Where are the Ancient Arts of China? (Part 4)

Shen Yun, universally loved, brings a global paradigm shift in the arts.
Where are the Ancient Arts of China? (Part 4)
Donna Karan, fashion designer and creator of the Donna Karan New York (DKNY) clothing line, poses with Christina Li, principal dancer, after the June 23 Shen Yun performance at Lincoln Center, New York. (Dai Bing/The Epoch Times)

As Shen Yun Performing Arts continues its world tour showcasing the lost traditions of ancient China, in a four-part series The Epoch Times takes a close look at these arts, their current state in China today, their undeniable influence in our world, and the significance of their miraculous revival.

The Shen Yun Performing Arts website features a profusion of video testimonials from audience members, no small number of which come from recognized members of the arts community, from classical composers to film production designers.

The ads are up, and the tickets are selling fast across Canada and the United States. New York-based Shen Yun Performing Arts has grown from one company to three companies and is now touring the globe most of the year.

It is unusual for any production to be so universally loved and to possess such cross-cultural appeal and influence. The obvious reason is that it is a dazzling performance, but a closer look indicates more: Shen Yun may well signal a global paradigm shift in the arts.

As we enter the new millennium and the post-postmodern era, those of us thinking about art and culture may pause to reflect on all that has happened in the last century. Many of the arts institutions that were either high art in the public sphere or folk art in our private lives have been washed away by consumer culture or perched so high on an intellectualized and abstracted pedestal that they fail to resonate with people. This is not only true in the West—it is a global phenomenon.

Art is not wallpaper, and dance is not exercise—regardless of the cultural context. The gloomy, angular images that mine our propensity to struggle with life don't seem to be serving us well at present. The modern aesthetic has sown ugliness around the globe, most notably in sterile architecture devoid of craft.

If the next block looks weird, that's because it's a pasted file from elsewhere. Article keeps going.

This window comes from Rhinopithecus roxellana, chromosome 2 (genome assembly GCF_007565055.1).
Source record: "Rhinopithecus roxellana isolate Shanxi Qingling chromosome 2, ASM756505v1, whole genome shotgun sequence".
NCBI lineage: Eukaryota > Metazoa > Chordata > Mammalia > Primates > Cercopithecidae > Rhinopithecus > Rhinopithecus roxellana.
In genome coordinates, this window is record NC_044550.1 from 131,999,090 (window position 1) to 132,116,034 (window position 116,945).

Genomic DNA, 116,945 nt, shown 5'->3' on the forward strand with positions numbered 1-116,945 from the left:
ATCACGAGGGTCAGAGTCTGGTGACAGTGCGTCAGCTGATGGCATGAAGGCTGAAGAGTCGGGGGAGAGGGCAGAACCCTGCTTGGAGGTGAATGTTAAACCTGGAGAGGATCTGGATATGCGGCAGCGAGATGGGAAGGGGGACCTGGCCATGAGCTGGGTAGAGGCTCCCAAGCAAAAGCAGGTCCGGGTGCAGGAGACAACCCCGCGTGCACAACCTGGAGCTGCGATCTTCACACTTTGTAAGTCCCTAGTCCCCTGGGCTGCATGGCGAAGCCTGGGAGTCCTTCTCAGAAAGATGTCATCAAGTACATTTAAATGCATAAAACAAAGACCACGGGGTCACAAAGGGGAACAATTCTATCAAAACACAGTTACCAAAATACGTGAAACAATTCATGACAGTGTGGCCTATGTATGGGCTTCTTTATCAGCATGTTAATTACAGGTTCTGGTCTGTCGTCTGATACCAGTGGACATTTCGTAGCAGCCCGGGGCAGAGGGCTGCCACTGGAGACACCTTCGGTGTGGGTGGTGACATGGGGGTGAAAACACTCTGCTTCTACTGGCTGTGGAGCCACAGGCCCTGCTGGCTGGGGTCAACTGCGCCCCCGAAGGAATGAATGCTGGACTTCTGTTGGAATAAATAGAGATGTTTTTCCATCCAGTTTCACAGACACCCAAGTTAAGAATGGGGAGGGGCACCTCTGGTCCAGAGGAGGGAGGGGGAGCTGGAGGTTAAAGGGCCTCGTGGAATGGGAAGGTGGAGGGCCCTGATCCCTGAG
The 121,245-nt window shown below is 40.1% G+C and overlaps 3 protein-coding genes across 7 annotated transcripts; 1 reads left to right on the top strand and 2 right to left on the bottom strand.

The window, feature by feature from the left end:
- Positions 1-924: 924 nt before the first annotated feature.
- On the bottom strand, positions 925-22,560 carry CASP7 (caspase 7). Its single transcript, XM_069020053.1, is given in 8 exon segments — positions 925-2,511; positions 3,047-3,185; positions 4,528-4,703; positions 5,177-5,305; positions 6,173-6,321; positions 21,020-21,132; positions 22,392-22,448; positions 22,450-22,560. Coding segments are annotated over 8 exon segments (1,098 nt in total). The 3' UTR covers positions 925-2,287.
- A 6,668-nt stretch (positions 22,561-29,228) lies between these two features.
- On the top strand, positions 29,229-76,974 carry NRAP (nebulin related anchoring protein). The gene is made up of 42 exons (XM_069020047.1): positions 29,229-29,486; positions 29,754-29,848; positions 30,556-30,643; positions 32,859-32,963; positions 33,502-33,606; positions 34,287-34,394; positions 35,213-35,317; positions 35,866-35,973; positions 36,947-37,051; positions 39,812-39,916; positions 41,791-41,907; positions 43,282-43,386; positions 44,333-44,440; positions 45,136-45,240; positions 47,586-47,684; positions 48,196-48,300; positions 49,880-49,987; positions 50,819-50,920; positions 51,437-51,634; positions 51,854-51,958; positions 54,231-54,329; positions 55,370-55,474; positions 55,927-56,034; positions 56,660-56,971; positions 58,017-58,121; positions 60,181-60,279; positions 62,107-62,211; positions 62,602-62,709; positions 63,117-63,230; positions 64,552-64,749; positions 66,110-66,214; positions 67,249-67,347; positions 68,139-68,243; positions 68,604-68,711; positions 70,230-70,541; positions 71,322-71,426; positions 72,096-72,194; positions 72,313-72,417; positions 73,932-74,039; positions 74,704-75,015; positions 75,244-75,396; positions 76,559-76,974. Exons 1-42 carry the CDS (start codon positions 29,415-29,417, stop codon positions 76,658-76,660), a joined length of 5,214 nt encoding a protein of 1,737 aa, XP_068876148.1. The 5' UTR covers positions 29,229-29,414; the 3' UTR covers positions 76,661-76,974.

Ideally, the arts are the source from which we draw inspiration for all our daily doings and so should help us in our individual and collective efforts to serve society and to feel genuinely fulfilled. Placebos won't cut it in an era as complex and frustrating as this.

Enter Shen Yun, a beautiful performance indeed! But aside from the visual spectacle, the lush combination of Western orchestra and Eastern instruments, and the exceptional technique of the dancers, there is a foundation of substance, a grounding in positive emotions.

If there are dark subjects to broach—and Shen Yun does touch upon the current political situation in mainland China that certainly is dark—they are not treated with anger but with compassion. The overall message is one that awakens us to the continued possibility of goodness in a world sullied. We can each become the lotus flower that rises above the mud.

Shen Yun is steeped in traditional Chinese culture, drawing inspiration from China's legends, folk traditions, and vast spiritual landscape. Under communist rule over the past 60-odd years, China's cultural legacy was identified as a source of strength readily available to the common citizen, and so the oligarchy there sought to systematically eradicate it.

The revival of these arts by Shen Yun, a company founded by Chinese artists living outside the mainland, is much more than an act of self-defense. It is a statement of continuity, not only of the quantifiable elements of culture—the language, the clothing, the music, and the movements—but also of the ineffable stuff that we are each filled with, the stuff we must use to make our way into the future if only we could get past our fears and self-doubts. And the performance is convincing.

Shen Yun might persuade you that we, as a human race, are capable of overcoming our dire circumstances and capable of moving forward and handling the millennium looming before us with tools given to us by our ancestors. It may also convince you that you are more than the sum of your parts and that you can do more and be more—just in case you didn't know that already.

The company's mandate directs us to the strengths of our collective past and the cultural resources that are buried in it. It models our use of those intangible assets as a paradigm or framework not only for the arts, but for daily living.

The idea is so simple yet so profound, and it is a message consistent with the production's aesthetic: Don't be afraid to confront things that are clearly evil. Goodness is worth defending. Winning is possible. Stay open-hearted and broad-minded. Things that are beautiful are not frivolous, be they arts or ideas.

In fact, when beauty surrounds us it can awaken the creativity we need to make changes happen around us.

There is no misty-eyed idealism here. Shen Yun is walking the path. The artists are admirably focused and dedicated. They work tirelessly and are broaching difficult issues awash in a sea of turquoise and apple green gossamer.

How Shen Yun rubs off on the audience is a testament to the power of a good idea. The sheer overwhelming beauty of the production itself has been an inspiration for all kinds of people who have watched it. From fashion designers to cellists, they all leave inspired. Doctors and dentists have also been inspired—a prospect that cannot help but elicit a smile.

Now we need only wait and see just what Shen Yun has inspired in the communities the performance tours to.


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